As the day progressed, the trials nurse came by and I asked how my blood work was. She looked down and said where did your platelets go? My levels are 81 and should be at least 140. Platelets are the little guys that gather at a wound and clot blood. This not a big concern just yet.

We also discussed my high liver function numbers from two weeks ago and these tests show that they continue to go down, meaning the chemo is still working. Some numbers are now down to just being plain old high. Yahoo !!

My next blood work up is in two weeks, for just an hour.

Fluid in my Calves and Ankles

Monday, November 15, 2010

For about a week now, I’ve been having this thick feeling in my calves and ankles. I figure it’s a buildup of fluid also known as edema. It all feels tight … sort of like I’m wearing support hose when I am not and my legs feel stiff like boards.

Yesterday I noticed indentation marks around my ankles left from the elastic socks, tho my shoes still fit fine; I know it’s only a matter of time. When I was on Taxotere in 2008/09, my ankles became so swollen I had to cut the sides of my socks to allow for expansion. And my feet were so full of fluid that 99% of my shoes didn’t fit, they were just too tight. And when it got to that point, I wasn’t very steady on my feet anymore either.

It’s a side effect of Brivanib because when the Onc was first examining me before I was approved for the trials drug four weeks ago; he said … now let’s have a look at your ankles. I knew then it only meant one thing … I will be losing those beautiful thin ankles of mine. Darn it!

Tykerb - A Late Stage Cancer Drug

Sunday, November 14, 2010

Tykerb is a late stage breast cancer drug prescribed for HER2-positive metastatic breast cancer patients who have exhausted all other treatment options.

The big problem is that it’s not covered under our Alberta Health Care Insurance Program, leaving the patient to bear the huge monthly cost. In an Edmonton Journal article, Kelly Mah with mets writes… “Both my husband and I have good jobs, but a cost of $3,500-$4,000 a month for the rest of my hopefully long life would be financially crippling. I became so stressed and depressed that I even contemplated forgoing the drug and letting nature take its course.”

About Tykerb from a Cross Cancer Centre Institute medical oncologist and U of A assistant professor Dr. Katia Tonkin says in the Edmonton Sun about Tykerb..."It really is a tremendous new class of drugs in breast cancer for what can be a very difficult group of patients to treat. I think it's very important to have it available," she said, adding it's "appalling" that anyone wanting to take the drug would have to spend tens of thousands of dollars a year.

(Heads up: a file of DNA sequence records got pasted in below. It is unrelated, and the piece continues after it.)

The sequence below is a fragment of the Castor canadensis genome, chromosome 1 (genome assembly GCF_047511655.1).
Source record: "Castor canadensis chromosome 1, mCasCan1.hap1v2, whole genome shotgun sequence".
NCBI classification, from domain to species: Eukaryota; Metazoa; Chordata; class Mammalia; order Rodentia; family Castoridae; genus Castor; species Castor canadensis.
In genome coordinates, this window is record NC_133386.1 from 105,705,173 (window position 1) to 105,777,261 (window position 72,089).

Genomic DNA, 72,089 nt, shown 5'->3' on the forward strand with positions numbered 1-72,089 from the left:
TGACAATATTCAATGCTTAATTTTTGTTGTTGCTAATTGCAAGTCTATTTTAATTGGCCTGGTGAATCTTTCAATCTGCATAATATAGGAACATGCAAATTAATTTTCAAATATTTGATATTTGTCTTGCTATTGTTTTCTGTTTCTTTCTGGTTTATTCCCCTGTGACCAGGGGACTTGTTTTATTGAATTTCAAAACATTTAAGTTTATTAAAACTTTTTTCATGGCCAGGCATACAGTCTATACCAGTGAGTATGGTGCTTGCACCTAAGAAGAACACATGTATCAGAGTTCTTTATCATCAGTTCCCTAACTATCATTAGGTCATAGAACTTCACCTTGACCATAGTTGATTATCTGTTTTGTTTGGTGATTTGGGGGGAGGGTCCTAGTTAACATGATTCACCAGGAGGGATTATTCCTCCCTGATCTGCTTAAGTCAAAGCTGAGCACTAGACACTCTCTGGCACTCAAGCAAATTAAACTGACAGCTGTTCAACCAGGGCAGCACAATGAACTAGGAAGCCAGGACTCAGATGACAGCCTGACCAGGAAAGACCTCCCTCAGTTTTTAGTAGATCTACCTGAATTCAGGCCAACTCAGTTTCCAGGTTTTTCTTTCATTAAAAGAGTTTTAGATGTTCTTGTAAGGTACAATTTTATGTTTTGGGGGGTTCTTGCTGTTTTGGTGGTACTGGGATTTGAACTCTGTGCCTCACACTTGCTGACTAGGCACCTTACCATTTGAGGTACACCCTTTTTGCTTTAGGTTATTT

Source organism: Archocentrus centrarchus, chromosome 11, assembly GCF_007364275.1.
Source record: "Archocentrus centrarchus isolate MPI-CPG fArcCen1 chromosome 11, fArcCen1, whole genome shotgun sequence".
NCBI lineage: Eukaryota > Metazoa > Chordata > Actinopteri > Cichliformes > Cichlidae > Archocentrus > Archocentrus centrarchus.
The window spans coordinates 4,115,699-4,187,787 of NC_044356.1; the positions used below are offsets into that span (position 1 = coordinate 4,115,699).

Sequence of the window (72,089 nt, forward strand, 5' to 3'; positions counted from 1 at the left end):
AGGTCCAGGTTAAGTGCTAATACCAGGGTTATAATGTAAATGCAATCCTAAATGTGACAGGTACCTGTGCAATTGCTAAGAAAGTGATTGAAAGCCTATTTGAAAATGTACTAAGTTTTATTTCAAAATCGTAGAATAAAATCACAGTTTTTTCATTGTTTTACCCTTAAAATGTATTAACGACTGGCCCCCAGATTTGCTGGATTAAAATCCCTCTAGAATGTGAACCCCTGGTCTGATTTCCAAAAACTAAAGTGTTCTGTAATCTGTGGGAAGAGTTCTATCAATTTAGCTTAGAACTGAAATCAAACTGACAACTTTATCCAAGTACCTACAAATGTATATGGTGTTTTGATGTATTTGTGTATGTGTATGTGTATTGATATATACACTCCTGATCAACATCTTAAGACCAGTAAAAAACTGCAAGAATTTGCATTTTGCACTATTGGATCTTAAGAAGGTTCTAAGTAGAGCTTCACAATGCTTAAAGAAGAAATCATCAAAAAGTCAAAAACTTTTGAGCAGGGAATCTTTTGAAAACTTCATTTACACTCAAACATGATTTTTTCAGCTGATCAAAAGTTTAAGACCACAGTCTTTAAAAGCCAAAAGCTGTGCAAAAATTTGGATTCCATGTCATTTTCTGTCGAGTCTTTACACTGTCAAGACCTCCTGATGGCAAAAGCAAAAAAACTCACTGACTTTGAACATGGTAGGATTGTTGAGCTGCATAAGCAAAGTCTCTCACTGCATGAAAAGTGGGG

Taking up the fight is fellow bc blogger Brenda from Brenda’s Breast Cancer Journey .. she has petitioned our politicians demanding that Tykerb be covered under our Alberta Health Care Insurance Program. Way to go girl !!

I hope that sharing this info about Tykerb will give us mets folks access to all treatment options. Treatment options are what keep us alive and kicking. So the next time you hear about the new drug Tykerb, you’ll know something about it.

My Newest Daily Routine

Saturday, November 13, 2010

OK, I’ve officially been on Brivanib for three weeks now and I have to say, this last week was much better than the first two … and that’s for sure. And the really good news is that I’ve got all the side effects down to a dull roar.

My daily routine starts off with the alarm going off at 7:30 and I drag myself out of bed. After a few minutes, I take three bp readings, have my coffee and take four Brivanib pills. At 8:30 my cell phone alarm goes off to remind me to take my two bp meds, have some more coffee and some breakfast. After a bit it’s mid to late morning and I go over my blog and post it. Then I lay down for an hour snooze; I feel so refreshed afterwards.

I then get up for good, have a high protein ensure drink for lunch, shower and get dressed. If my energy is up I get out of the house and taking care of any stuff. If I’m not feeling so chipper, I wrap myself up in blankets in front of the TV, grab my laptop and surf.

Around 6: we have supper and D and I watch the evening news. When my cell alarm goes off at 7:30, I take three more bp readings and average them all in a spreadsheet for my Onc. By 9:00 I’m in bed and after a bit of TV, its lights out for the both of us.

I keep up this daily routine with the alarms and all to help me stay regular and on track with my meds. When you’re on chemo, you occasionally forget to do things. My memory is so bad these days … and between that and being so lazy, I’m afraid without some type of scheduling, some days could go by and I might not get anything done at all.

The Scar Project